Freud, Piaget, and others viewed life as a series of stages. In contrast, Fromm and Rogers saw it as a process. How could these differing viewpoints affect perceptions of personality?
Each question needs to be answered in 100 words
1. Freud, Piaget, and others viewed life as a series of stages. In contrast, Fromm and Rogers saw it as a process. How could these differing viewpoints affect perceptions of personality?
2. Early psychologists were medical doctors or scientists. By the middle part of the twentieth century, philosophers and theologians added their ideas to the study of personality. How would a viewpoint that encompasses these elements affect perceptions about personality?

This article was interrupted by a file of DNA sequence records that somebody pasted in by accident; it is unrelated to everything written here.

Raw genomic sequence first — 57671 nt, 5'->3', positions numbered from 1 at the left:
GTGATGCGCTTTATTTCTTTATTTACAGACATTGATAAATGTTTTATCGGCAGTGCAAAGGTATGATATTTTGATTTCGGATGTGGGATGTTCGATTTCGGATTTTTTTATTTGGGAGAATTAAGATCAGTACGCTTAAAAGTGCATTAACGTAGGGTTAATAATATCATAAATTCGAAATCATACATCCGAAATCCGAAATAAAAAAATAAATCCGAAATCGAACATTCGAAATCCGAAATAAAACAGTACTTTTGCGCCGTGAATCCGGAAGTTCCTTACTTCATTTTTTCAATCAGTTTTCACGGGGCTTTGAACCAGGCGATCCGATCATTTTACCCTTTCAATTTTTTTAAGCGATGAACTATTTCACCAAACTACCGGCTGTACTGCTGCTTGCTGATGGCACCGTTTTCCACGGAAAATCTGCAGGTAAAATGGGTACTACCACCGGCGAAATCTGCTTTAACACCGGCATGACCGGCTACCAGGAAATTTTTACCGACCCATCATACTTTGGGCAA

3. Identification with a subculture in childhood and adolescence may help individuals become well-adjusted later. Using Sullivan’s idea of “chumship,” what does this help us understand about personality?The article on Milgram’s study of obedience captures and defends his stance on the assumption that one’s situation at a given time dictates how they will respond to orders from a person in authority. The study conducted by Milgram consisted of 40 males varying in age from 20 to 50 years, from varied backgrounds and employment. Many will and have argued that Milgram’s study was unethical due to the use of a fake machine and trained “learner”. However, I beg to differ based on the forthcoming information that was provided initially. The participants in Milgram’s study voluntarily agreed to the experiment, for which they were also compensated. Participants were also informed that they would be paid just for showing up. Also, the participants were debriefed after the experiment and introduced to the learner in an effort to ensure no psychological damage was done. Oftentimes, research is based on deception, hence “the Placebo Effec